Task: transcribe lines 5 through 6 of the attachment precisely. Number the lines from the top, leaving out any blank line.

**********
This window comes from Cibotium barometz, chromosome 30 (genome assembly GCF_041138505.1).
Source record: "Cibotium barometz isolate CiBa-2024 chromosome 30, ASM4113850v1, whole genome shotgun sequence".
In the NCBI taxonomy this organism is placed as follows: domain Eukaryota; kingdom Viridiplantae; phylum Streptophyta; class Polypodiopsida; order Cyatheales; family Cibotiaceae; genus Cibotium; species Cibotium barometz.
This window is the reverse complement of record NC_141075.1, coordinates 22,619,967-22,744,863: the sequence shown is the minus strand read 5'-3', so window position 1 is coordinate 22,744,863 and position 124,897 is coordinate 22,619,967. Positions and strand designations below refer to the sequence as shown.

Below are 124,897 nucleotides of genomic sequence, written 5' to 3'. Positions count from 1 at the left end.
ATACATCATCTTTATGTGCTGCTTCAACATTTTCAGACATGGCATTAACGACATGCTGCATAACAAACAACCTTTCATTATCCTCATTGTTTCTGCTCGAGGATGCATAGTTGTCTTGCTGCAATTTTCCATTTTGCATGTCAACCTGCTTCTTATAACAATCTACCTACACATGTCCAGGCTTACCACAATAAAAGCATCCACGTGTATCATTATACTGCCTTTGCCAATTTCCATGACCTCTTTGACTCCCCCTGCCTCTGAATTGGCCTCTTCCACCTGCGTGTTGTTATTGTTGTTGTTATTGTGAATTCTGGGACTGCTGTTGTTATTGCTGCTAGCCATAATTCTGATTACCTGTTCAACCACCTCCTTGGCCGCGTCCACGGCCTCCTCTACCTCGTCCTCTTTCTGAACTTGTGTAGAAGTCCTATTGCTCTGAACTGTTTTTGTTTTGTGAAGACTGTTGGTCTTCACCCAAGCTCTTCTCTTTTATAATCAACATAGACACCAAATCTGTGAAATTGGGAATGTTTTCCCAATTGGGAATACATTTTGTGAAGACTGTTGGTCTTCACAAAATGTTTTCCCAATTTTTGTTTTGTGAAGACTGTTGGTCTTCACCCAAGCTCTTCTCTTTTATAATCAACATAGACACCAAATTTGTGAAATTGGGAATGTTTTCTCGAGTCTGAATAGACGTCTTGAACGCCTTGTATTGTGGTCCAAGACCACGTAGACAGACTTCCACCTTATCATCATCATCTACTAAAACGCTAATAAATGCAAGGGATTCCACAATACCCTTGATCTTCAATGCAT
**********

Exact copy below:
Below are 124,897 nucleotides of genomic sequence, written 5' to 3'. Positions count from 1 at the left end.
ATACATCATCTTTATGTGCTGCTTCAACATTTTCAGACATGGCATTAACGACATGCTGCATAACAAACAACCTTTCATTATCCTCATTGTTTCTGCTCGAGGATGCATAGTTGTCTTGCTGCAATTTTCCATTTTGCATGTCAACCTGCTTCTTATAACAATCTACCTACACATGTCCAGGCTTACCACAATAAAAGCATCCACGTGTATCATTATACTGCCTTTGCCAATTTCCATGACCTCTTTGACTCCCCCTGCCTCTGAATTGGCCTCTTCCACCTGCGTGTTGTTATTGTTGTTGTTATTGTGAATTCTGGGACTGCTGTTGTTATTGCTGCTAGCCATAATTCTGATTACCTGTTCAACCACCTCCTTGGCCGCGTCCACGGCCTCCTCTACCTCGTCCTCTTTCTGAACTTGTGTAGAAGTCCTATTGCTCTGAACTGTTTTTGTTTTGTGAAGACTGTTGGTCTTCACCCAAGCTCTTCTCTTTTATAATCAACATAGACACCAAATCTGTGAAATTGGGAATGTTTTCCCAATTGGGAATACATTTTGTGAAGACTGTTGGTCTTCACAAAATGTTTTCCCAATTTTTGTTTTGTGAAGACTGTTGGTCTTCACCCAAGCTCTTCTCTTTTATAATCAACATAGACACCAAATTTGTGAAATTGGGAATGTTTTCTCGAGTCTGAATAGACGTCTTGAACGCCTTGTATTGTGGTCCAAGACCACGTAGACAGACTTCCACCTTATCATCATCATCTACTAAAACGCTAATAAATGCAAGGGATTCCACAATACCCTTGATCTTCAATGCAT